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Foxconn shutdown over coronavirus threatens iPhone production

coronavirus foxconn

As the new strain of coronavirus continues to spread across huge chunks of China, the outbreak’s impact on the world at large is growing more and more obvious. There’s obviously the risk that the virus could spread to even more countries, but even if it remains largely contained within China, that could mean a dramatic impact on the companies that rely on Chinese labor for manufacturing.

Apple is one such company, with Foxconn facilities in China responsible for producing millions of Apple smartphones. Now, with China locking down cities and extending downtime for the lunar holiday, the fight against the virus is reportedly making Apple feel the pinch.

As Reuters reports, Foxconn is bracing for serious downtime and disruption in its production capabilities, with the decision to extend the widespread shutdown of its operations in China until at least February 10th. Even then, there’s no guarantee that work at Foxconn’s manufacturing facilities will resume, as officials continue to monitor the spread of the virus.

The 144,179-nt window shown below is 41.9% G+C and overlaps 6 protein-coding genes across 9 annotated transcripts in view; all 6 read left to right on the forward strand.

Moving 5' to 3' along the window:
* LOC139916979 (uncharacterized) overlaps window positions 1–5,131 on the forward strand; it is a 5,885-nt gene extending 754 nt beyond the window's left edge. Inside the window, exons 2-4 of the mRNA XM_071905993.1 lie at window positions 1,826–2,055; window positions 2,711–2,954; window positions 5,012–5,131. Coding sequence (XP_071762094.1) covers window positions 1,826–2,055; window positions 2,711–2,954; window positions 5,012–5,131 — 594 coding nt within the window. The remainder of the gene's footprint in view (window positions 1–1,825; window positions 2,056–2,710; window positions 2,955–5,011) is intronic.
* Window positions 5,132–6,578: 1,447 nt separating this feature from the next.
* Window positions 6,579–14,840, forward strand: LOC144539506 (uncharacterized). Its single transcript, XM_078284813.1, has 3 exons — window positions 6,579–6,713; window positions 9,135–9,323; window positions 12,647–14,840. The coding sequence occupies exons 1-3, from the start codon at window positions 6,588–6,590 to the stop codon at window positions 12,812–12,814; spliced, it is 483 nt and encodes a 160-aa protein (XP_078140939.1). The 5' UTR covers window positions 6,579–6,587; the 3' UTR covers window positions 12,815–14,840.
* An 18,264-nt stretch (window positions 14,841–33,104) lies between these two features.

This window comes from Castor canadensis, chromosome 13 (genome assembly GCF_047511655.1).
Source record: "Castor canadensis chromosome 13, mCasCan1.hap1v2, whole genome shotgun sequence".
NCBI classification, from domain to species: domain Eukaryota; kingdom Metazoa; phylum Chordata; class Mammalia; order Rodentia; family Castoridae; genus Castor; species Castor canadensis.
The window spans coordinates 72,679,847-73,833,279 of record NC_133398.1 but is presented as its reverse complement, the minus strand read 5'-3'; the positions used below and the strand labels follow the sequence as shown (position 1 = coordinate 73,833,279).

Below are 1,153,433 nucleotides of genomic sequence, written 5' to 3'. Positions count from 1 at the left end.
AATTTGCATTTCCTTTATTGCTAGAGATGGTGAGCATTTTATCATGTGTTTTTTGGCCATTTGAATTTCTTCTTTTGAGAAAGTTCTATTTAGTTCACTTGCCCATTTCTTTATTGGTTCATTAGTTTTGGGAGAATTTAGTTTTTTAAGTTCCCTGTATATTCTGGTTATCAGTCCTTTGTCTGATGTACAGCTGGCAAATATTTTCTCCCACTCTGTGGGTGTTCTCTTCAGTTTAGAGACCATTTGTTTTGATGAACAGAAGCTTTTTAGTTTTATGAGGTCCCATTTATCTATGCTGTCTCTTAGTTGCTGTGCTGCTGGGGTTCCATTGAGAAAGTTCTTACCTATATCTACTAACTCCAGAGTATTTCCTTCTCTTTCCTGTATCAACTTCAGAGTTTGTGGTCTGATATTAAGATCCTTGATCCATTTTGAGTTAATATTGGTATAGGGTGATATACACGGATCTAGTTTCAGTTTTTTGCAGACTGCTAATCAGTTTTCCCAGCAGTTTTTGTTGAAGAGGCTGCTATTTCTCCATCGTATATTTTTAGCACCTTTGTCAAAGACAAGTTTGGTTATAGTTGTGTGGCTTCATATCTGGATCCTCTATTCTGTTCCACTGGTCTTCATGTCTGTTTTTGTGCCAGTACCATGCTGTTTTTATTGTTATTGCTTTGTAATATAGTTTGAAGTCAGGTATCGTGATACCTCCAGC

Foxconn’s manufacturing presence in China is massive, with hundreds of thousands of workers filling the company’s factories and working tirelessly to assemble and test all manner of consumer technology, including Apple’s iPhones.

With a viral outbreak in the country, the idea of asking that many workers to sit in confined spaces and work for hours on end sounds like the beginnings of a disaster movie, and a workforce riddled with pneumonia-like symptoms would be devastating for the company. Foxconn will obviously do whatever it can to keep that from happening, but balancing worker health and safety with the expectations of its tech clients is tricky, to say the least. In the meantime, local officials will ultimately decide when companies can consider inviting their employees back to work.

Based on reports from China, the death toll of the new coronavirus is around 500, with tens of thousands of confirmed infections. Those statistics have been strongly disputed by some in China who claim the numbers are being intentionally downplayed for an international audience.